Some Fundamentals of Engaging Stories
ABSTRACT This paper discusses a form of information transfer referred to as story. It is suggested that stories serve as a singularly effective replacement for direct experience, a useful but sometimes difficult environmental education technique. The effectiveness of stories is argued to derive from their ability to engage the attention of the reader. The paper concludes with a list of elements that can be used to create cognitively engaging stories.
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ABSTRACT: We may soon face biophysical limits to perpetual growth. Energy supplies may tighten and then begin a long slow descent while defensive expenditures rise to address problems caused by past resource consumption. The outcome may be significant changes in daily routines at the individual and community level. It is difficult to know when this scenario might begin to unfold but it clearly would constitute a new behavioral context, one that the behavioral sciences least attends to. Even if one posits a less dramatic scenario, people may still need to make many urgent and perhaps unsettling transitions. And while a robust response would be needed, it is not at all clear what should be the details of that response. Since it is likely that no single response will fix things everywhere, for all people or for all time, it would be useful to conduct many social experiments. Indeed, a culture of small experiments should be fostered which, at the individual and small group level, can be described as behavioral entrepreneurship. This may have begun, hidden in plain sight, but more social experiments are needed. To be of help, it may be useful to both package behavioral insights in a way that is practitioner-oriented and grounded in biophysical trends and to propose a few key questions that need attention. This paper begins the process of developing a biophysical psychology, incomplete as it is at this early stage.Frontiers in Psychology 11/2014; 5(1255). · 2.80 Impact Factor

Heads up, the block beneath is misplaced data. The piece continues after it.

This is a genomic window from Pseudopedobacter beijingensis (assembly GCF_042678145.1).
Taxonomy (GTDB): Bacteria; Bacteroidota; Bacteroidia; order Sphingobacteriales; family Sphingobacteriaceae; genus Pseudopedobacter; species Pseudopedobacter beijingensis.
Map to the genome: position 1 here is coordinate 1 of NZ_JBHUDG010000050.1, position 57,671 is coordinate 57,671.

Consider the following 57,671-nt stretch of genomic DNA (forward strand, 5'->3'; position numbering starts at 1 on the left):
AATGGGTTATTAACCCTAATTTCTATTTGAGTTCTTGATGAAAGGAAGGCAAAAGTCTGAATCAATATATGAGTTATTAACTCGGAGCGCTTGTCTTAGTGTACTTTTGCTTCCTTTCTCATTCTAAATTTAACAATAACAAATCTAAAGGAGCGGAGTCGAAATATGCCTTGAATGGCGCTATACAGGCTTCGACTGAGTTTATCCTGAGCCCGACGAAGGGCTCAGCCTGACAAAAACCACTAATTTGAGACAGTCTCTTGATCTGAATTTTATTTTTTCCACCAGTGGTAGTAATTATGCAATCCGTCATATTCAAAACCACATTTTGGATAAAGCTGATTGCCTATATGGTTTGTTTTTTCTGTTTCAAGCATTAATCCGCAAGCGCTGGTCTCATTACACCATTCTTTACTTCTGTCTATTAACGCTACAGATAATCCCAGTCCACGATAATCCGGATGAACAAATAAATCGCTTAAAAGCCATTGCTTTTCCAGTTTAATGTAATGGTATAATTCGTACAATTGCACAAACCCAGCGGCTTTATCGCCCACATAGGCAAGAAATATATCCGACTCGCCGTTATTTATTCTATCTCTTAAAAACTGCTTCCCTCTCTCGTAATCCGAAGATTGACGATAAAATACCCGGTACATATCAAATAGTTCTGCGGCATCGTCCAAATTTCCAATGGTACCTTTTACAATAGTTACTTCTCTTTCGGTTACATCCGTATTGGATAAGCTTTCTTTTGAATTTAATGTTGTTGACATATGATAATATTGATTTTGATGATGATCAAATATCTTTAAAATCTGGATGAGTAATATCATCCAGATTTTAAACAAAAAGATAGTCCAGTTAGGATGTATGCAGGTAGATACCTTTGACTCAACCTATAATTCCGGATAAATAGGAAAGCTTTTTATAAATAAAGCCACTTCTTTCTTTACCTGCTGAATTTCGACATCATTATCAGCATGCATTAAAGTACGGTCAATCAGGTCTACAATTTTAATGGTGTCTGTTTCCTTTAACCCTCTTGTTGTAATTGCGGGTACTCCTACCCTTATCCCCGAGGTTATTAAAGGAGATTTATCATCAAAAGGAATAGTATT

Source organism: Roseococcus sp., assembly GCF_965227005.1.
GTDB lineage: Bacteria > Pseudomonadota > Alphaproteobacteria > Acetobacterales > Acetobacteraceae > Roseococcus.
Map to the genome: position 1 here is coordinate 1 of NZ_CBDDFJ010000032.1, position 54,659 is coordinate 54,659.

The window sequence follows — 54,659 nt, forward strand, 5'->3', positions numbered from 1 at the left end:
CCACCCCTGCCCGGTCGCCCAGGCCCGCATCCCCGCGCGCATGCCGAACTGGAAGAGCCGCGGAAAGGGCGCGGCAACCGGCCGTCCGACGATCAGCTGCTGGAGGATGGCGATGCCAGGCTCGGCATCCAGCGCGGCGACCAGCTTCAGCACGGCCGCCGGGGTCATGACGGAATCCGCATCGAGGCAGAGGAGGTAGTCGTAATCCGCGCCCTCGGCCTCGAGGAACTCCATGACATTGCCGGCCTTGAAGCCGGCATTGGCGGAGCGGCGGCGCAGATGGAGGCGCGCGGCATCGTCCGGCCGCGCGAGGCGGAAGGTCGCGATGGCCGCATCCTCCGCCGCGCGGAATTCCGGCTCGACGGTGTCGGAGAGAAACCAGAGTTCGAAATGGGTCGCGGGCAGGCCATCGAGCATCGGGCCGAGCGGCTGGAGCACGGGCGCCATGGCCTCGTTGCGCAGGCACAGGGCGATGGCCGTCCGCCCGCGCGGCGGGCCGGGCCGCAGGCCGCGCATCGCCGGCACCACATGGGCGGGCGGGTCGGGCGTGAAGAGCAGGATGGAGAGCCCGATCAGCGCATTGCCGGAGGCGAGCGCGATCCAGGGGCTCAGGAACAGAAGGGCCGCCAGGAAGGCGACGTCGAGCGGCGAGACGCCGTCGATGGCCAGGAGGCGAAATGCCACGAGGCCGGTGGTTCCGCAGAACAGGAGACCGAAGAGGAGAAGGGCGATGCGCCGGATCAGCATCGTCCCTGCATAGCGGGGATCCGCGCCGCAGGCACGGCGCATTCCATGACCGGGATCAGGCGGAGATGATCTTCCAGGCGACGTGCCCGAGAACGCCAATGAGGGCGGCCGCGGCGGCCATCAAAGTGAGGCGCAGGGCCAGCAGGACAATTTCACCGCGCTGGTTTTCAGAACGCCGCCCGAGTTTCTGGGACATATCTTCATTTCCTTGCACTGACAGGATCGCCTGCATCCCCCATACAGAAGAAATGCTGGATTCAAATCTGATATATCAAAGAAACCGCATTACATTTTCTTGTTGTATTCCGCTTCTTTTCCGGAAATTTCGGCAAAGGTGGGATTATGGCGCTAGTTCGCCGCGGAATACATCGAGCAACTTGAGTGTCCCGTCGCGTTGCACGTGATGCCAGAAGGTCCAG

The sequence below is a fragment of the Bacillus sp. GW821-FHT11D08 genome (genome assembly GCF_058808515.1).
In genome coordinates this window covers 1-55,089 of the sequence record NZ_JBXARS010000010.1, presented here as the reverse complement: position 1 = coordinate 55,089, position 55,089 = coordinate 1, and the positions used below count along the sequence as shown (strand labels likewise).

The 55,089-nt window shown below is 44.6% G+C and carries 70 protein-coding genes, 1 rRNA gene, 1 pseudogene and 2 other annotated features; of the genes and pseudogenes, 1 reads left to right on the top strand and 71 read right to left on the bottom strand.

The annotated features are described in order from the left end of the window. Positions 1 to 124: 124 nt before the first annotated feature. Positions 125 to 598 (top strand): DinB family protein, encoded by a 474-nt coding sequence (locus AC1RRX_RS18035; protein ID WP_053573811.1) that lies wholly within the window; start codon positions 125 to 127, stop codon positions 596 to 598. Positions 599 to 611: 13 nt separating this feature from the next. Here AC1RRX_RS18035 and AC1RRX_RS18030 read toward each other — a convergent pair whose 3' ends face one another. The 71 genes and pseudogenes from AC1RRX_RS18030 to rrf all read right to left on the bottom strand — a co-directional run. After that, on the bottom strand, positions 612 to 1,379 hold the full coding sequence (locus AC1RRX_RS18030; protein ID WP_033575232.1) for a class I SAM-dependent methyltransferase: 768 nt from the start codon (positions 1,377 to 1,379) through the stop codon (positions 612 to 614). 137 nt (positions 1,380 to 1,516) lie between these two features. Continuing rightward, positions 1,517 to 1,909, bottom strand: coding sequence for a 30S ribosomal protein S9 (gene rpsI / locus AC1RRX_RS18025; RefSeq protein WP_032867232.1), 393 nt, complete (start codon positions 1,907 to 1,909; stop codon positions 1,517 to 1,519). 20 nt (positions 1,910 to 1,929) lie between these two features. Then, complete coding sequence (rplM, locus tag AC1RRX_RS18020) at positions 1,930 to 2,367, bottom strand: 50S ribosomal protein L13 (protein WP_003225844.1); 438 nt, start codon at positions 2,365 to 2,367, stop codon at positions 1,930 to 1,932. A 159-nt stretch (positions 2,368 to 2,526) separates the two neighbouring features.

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ABSTRACT: This paper reports on a study undertaken with the primary aim of investigating the effect of the storytelling teaching approach on kindergarten children's retention of ideas about the importance of trees. The study also assessed the effect of storytelling on children's intention to participate in a tree planting activity that they had to select from a list of activities. The story that was created included such elements as binary opposites, mental images, mystery, and wonder, according to Kieran Egan's theory. The study utilized a two‐group design, was conducted in three phases (pre‐test, intervention, and post‐test), lasted 11 weeks, and its results provide evidence of the effectiveness of the storytelling approach when compared with the traditional method of expository teaching complemented with visual images (pictures) of trees and their importance to human beings. The pedagogical appropriateness of the story, which was based upon the binary pair of opposites ‘security–insecurity’, is also discussed in the paper.Environmental Education Research 08/2011; 17(4):519-536. · 0.85 Impact Factor
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ABSTRACT: The purpose of this paper is to discuss and apply the notion of romantic understanding by outlining its features and its potential role in science education, to identify its features in the story of Nikola Tesla, and to describe an empirical study conducted to determine the effect of telling such a story to Grade 9 students. Elaborated features of the story are the humanization of meaning, an association with heroes and heroic qualities, the limits of reality and extremes of experience, a sense of wonder, and a contesting of conventions and conventional ideas. The study demonstrates the learning benefits of encouraging a romantic understanding through a story that is structured explicitly around the identified features, in this instance in the context of the production and transmission of alternating current electricity. Quantitative and qualitative analyses of journal entries showed that the group of students who were encouraged to understand the concept of alternating current romantically (the experimental group) became more involved with both the content and the context of the story than a comparison group of students who were taught the concept explicitly, without a context (the control group). The students in the experimental group also performed statistically better on a science-content test taken 1 week and again 8 weeks after the indicated teaching intervention. This finding, along with the content analyses of students’ journals, provided evidence of romantic understanding of the science content for those students who listened to the Tesla story.Science & Education 08/2011; 21(8). · 0.72 Impact Factor